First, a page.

This time her response was totally different. She stepped forward with a small smile on her face. It was clear that Aidol looked safe to her. I couldn't wait for her to see how much fun the horse was too ride.

It always helps to know someones skill level before you put them on a horse. I know people who don't even ask. Me, I always gather as much information as I can get. I try not to be obvious about it but I want to know what I'm dealing with before the ride........not during it.

In this situation I'd been asking little questions here and there ever since we first met. I knew the young woman had shown and even competed at regionals. She'd started out slowly as far as ribbons go but was now finding herself pretty regularly in the ribbons.

I asked her when she got on the horse if she wanted instructions from me or if she wanted to fly solo. She said instructions would be good so I told her to shorten up her reins and they were off.

It took a couple of adjustments for her to get the right length of rein but other than that she did pretty well. I knew how her trainer trained and basically Aidol's cues were pretty much the same. It only took the horse a minute or two to loose the concerned look on his face and move out like he would for me.

The prospective buyer and I stood against the rail watching as I gave her a mini lesson on my horse. I mentioned to the woman next to me how much fun Aidol is to ride. Her response was, "I can tell. She doesn't normally smile like this when she rides." I swear I could hear a twinge of jealousy in this woman's voice. She was wishing she could ride this horse.

Before all was said and done that day, I gave these two young woman the same shpeel I had given earlier in the day that time was of the essence. I told them about the other party coming to see the horse earlier and the fact they'd really liked the horse but needed to check with their trainer. ( Actually they liked him enough they had asked if I'd negotiate on his price. The answer was no but I figure when you get to the point that people are asking that question they are serious about the horse.)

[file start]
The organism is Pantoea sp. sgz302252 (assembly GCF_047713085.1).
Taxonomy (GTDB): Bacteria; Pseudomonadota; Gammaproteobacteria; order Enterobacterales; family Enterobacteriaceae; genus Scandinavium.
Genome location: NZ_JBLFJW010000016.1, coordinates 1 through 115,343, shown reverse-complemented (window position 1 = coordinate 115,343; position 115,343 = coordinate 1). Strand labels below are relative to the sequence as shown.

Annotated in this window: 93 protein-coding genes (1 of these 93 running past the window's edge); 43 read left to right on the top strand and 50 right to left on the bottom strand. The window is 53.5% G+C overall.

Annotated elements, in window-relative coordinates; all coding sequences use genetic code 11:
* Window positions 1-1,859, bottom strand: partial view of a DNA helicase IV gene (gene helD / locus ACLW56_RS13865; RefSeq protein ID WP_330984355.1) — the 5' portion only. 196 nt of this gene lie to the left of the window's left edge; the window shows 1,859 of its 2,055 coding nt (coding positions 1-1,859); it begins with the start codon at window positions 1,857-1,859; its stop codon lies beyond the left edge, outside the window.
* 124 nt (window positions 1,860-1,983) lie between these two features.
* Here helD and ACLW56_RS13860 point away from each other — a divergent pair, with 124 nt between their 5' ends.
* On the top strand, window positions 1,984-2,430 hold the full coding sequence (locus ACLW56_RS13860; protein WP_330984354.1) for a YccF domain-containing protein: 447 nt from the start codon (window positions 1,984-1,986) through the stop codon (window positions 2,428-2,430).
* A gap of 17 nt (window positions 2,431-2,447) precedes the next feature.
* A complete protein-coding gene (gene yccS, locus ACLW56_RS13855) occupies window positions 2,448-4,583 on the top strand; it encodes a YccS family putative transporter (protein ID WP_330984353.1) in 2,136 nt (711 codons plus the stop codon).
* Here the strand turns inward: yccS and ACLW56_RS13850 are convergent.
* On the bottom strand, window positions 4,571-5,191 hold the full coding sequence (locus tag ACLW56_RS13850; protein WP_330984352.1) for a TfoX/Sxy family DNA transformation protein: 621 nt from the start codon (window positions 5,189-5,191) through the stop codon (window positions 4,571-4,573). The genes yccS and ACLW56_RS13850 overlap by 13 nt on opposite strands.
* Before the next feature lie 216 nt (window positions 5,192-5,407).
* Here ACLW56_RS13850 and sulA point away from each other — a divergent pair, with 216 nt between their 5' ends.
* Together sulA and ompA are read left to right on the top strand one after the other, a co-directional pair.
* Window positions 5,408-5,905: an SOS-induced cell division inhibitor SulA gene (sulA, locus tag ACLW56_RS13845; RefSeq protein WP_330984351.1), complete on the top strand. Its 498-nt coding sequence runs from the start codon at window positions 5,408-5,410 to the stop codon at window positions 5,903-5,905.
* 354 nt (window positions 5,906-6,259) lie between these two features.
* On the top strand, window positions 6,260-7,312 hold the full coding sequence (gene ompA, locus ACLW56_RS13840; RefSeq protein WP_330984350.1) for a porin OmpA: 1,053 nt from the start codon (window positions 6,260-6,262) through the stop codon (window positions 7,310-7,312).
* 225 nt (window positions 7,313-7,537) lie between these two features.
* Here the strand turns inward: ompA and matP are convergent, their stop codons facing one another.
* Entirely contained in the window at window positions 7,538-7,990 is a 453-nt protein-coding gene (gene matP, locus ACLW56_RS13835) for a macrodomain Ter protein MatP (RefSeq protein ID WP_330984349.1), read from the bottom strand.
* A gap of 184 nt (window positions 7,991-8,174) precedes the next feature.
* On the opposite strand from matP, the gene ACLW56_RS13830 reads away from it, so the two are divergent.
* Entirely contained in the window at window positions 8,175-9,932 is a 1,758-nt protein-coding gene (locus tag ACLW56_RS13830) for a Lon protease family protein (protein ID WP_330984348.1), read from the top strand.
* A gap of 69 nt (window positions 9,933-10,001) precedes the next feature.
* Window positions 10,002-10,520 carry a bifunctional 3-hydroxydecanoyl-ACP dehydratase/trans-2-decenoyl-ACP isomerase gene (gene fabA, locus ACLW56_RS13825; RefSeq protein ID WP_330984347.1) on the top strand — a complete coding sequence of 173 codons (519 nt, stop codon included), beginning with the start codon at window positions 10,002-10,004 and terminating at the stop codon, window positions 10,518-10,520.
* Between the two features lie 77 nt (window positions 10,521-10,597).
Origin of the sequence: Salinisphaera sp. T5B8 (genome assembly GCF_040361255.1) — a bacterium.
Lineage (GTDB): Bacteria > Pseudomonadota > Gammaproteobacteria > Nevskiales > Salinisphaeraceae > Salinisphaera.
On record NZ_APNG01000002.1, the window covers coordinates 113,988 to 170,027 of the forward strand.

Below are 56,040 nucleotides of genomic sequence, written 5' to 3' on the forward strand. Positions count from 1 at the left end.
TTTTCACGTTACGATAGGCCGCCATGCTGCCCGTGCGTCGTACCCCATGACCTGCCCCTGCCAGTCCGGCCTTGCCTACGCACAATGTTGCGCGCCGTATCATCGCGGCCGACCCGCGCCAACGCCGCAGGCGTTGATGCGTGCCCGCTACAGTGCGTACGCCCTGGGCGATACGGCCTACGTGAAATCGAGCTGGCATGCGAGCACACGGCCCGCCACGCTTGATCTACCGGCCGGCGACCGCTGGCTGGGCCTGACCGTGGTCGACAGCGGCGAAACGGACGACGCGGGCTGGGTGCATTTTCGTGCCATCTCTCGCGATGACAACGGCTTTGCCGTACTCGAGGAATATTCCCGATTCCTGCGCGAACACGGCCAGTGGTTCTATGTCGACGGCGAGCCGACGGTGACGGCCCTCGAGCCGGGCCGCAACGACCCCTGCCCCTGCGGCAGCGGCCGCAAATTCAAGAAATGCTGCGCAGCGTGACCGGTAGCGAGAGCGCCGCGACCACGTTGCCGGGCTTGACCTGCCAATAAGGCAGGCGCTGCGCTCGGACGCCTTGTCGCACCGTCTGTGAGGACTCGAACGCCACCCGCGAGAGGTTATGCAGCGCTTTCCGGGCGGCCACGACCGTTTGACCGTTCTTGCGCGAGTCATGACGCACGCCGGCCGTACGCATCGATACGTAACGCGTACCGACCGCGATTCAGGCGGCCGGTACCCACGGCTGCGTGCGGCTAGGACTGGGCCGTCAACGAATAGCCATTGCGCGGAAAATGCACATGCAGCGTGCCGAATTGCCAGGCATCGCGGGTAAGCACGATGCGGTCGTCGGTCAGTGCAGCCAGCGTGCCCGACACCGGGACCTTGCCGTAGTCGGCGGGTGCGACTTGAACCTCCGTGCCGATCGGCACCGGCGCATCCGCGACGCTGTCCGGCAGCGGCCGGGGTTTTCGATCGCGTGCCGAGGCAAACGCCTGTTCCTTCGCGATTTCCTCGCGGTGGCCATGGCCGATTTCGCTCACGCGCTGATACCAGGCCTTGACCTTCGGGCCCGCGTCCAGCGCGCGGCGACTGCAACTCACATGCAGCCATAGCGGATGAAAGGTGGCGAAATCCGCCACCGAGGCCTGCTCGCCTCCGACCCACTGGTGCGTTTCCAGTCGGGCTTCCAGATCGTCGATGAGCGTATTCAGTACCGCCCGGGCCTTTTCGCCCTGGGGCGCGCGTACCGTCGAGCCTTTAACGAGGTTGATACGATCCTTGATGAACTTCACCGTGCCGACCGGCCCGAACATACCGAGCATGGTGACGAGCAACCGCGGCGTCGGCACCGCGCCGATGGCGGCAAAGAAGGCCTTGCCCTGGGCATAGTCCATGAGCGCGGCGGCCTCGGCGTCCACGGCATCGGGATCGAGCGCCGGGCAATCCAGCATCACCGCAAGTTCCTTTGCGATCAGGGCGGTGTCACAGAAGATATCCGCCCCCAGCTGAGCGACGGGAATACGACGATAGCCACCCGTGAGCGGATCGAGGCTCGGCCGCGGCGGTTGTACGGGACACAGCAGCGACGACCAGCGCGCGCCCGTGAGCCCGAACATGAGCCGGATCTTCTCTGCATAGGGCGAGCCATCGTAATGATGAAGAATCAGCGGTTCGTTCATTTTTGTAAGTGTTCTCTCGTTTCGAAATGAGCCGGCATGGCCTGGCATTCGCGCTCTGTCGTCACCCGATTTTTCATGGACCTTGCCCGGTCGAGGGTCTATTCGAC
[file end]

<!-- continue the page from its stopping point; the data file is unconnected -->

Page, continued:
I didn't let these women know my thoughts about their trainer's approval. It was up to him to tell them that. I don't know if they knew the trainer and I had talked about Aidol already or not but we had. I guess that conversation is why I expected he would approve her selection if she decided that Aidol was "the one."

As I watched their truck pull out of my driveway. I wondered which one of these two parties would call me back first. That was the one that would end up with the horse. I was pretty sure Aidol had just "sold" himself to everyone he'd seen that day. I remember the tear that rolled down my check as their truck pulled out of sight.

To be continued...................

The Callbacks

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  1. What a good boy. I'll be interested to know which party calls back first and who gets to love this great horse as their own.

  2. Can't wait to read which way he went .Either way he sounds like the perfect choice for both

  3. Thanks for the comment! I am also interested to know where Aidol ended up...

  4. Thanks for stopping by my blog. I read your bio - 25 horses! What a big job!

    I'm enjoying the story of Aidol.

  5. Its always sad a bit when you have to let a horse that high of quality and heart move on to the next family....

    I love your comment about riding him first. I went to look with a friend of mine and our trainer at an Arab in CA - and my trainer told me afterwards, "You NEVER ride a horse you're looking to buy without someone who knows the horse riding it first. Its just good common sense."

    Since I am perilously short on common sense most of the time, I hadn't really thought about it.

    I love your blog, BTW. I know it isn't easy to keep adding to it daily, and I want you to know I appreciate it!!!

  6. Arlene, he really was a good boy. I was very proud of him.

    fernvalley, he really did fit the needs of each part even though they had very different need. The most important part was they both needed safe and willing. Aidol is definitely that kind of a horse.

    Albigears, thanks for stopping by. Aidol ended up in the perfect home.

    Terry, thanks for reminding me about my bio. I need to change that number to 30. ouch! LOL